The ballpark was built before the advent of concession concourses with open views of the playing field. As a result, all the concession stands are behind the grandstand, the majority of them located in a spacious and carnival-like area behind third base known as the Power Alley, which is open to the elements and situated around a large grass field.
The clever “Taste of the Cactus League” is part of the covered concourse behind home plate and features such fare as wild salmon Caesar salad (Seattle), Baja fish tacos (San Diego), Miller braised bratwurst (Milwaukee) and the Chicago-style hot dog.
For young fans, the ballpark’s Kid Zone behind the first base grandstand includes a mini wiffle ball field.
There are plenty of souvenir stands at the ballpark, all of them operated by a volunteer affiliated with the Peoria Diamond Club, the non-profit booster club formed for the purpose of supporting Spring Training in Peoria. The 40 member and 600 volunteer organization operates the stadium, its volunteers wearing red shirts while serving as ticket takers, ushers and parking attendants, among other duties.
The Diamond Club also is responsible for presenting the annual Spring Training Rookie of the Year award, which goes to the top first year Major League player on either the Padres or Mariners. The award is based on the performance of the player during the games played at the Peoria Sports Complex. The winner is announced on the field before the last Cactus League game of the year, which is always between the two tenants of the ballpark. Banners of all winners of the award, which dates to 2002, are placed on the walls of the concourse behind home plate.
The ballpark has four entrance gates, the least crowded of which is the forgotten left field entry gate. The others can get backed up, more so when the Mariners are at home as Seattle games easily outdraw their San Diego counterparts every spring. In 2008 the Mariners drew 135,154 paid customers to the complex, the Padres just 95,280.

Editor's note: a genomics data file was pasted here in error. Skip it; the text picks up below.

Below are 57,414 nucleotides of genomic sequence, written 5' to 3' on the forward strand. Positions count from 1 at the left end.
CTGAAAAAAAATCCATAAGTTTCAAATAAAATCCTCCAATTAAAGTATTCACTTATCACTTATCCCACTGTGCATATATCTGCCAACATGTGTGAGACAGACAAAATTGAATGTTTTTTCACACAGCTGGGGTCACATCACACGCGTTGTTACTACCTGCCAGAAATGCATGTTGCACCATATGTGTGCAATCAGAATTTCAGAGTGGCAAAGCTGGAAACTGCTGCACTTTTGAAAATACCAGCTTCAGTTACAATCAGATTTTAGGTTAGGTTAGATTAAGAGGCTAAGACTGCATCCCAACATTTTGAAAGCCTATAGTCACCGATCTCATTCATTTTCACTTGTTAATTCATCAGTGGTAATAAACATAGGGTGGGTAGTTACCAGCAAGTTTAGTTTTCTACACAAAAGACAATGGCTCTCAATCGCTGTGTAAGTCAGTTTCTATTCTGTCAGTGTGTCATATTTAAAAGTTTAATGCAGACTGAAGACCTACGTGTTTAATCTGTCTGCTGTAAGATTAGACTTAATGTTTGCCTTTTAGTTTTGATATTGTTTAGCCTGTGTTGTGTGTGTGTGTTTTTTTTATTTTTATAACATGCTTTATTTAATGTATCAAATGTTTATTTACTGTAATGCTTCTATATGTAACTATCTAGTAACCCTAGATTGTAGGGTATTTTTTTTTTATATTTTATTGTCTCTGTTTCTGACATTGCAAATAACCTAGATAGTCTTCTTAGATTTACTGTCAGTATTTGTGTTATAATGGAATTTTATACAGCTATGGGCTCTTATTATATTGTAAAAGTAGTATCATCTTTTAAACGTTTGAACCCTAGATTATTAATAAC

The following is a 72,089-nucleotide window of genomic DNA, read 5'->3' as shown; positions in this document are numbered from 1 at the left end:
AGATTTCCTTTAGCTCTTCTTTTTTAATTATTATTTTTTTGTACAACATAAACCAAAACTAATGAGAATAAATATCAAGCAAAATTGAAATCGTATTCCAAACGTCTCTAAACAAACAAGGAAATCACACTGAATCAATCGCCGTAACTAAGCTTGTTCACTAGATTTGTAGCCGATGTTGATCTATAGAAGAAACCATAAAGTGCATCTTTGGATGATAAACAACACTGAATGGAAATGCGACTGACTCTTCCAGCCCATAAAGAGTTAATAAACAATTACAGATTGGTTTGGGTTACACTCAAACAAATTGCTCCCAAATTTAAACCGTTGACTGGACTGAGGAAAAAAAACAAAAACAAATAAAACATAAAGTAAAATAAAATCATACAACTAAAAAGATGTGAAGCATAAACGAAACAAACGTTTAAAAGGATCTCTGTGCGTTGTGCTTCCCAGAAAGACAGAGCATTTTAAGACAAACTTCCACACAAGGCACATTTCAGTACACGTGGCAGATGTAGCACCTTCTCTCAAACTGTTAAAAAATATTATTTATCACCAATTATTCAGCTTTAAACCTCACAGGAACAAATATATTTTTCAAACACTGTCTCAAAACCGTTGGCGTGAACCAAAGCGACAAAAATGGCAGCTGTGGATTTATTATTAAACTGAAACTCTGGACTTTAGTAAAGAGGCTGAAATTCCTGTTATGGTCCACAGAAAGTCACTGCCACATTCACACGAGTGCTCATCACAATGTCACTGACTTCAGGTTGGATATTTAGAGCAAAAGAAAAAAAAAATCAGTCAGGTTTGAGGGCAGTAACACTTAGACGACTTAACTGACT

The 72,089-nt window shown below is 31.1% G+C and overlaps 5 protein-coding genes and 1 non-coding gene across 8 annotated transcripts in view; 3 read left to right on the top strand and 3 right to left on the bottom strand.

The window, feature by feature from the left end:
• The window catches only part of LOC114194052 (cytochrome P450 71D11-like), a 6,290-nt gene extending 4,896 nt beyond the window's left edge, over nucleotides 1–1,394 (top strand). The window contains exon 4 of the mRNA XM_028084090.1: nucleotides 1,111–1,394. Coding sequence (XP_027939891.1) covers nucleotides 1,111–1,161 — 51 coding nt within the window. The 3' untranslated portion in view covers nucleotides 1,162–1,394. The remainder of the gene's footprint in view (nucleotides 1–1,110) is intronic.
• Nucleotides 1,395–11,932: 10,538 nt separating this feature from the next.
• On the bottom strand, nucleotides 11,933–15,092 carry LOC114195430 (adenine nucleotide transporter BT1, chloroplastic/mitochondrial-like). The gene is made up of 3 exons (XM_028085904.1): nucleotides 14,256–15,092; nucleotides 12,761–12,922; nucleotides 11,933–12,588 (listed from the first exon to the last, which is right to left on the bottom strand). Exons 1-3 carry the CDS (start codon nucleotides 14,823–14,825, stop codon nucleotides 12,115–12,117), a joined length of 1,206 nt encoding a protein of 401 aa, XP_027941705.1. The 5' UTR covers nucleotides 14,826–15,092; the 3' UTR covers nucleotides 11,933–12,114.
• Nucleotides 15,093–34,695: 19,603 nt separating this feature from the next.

Since the Padres and Mariners share the stadium, just about every day in March is game day. And because of the successful development of the area surrounding it, the ballpark is a hub of activity year-round, which perhaps makes it the most successful venue in Spring Training history.
The probable validity of that statement hasn’t gone unnoticed. Just ask the Floridian cities of Haines City, Port Charlotte, Sarasota, Vero Beach and Winter Haven, all of whom have lost - or will soon lose - their Major League tenants to aspiring Arizona municipalities who have built ballparks in the hopes of copying Peoria’s success.
Location and Parking
Located 20 miles northwest of downtown Phoenix, the Peoria Sports Complex is found amidst retail, entertainment and residential development, all a short drive from I-17. Exit at Bell Road and proceed to 83rd Avenue. Travel just 1/4th a mile south and you've arrived.
The Sports Complex has succeeded in its stated vision of becoming "the entertainment and economic catalyst for the City of Peoria." As the centerpiece of the city's commercial and entertainment district, dining and lodging options are plentiful within walking distance of the ballpark.
The complex is surrounded by 2,700 paved parking spaces that cost $5 to park in.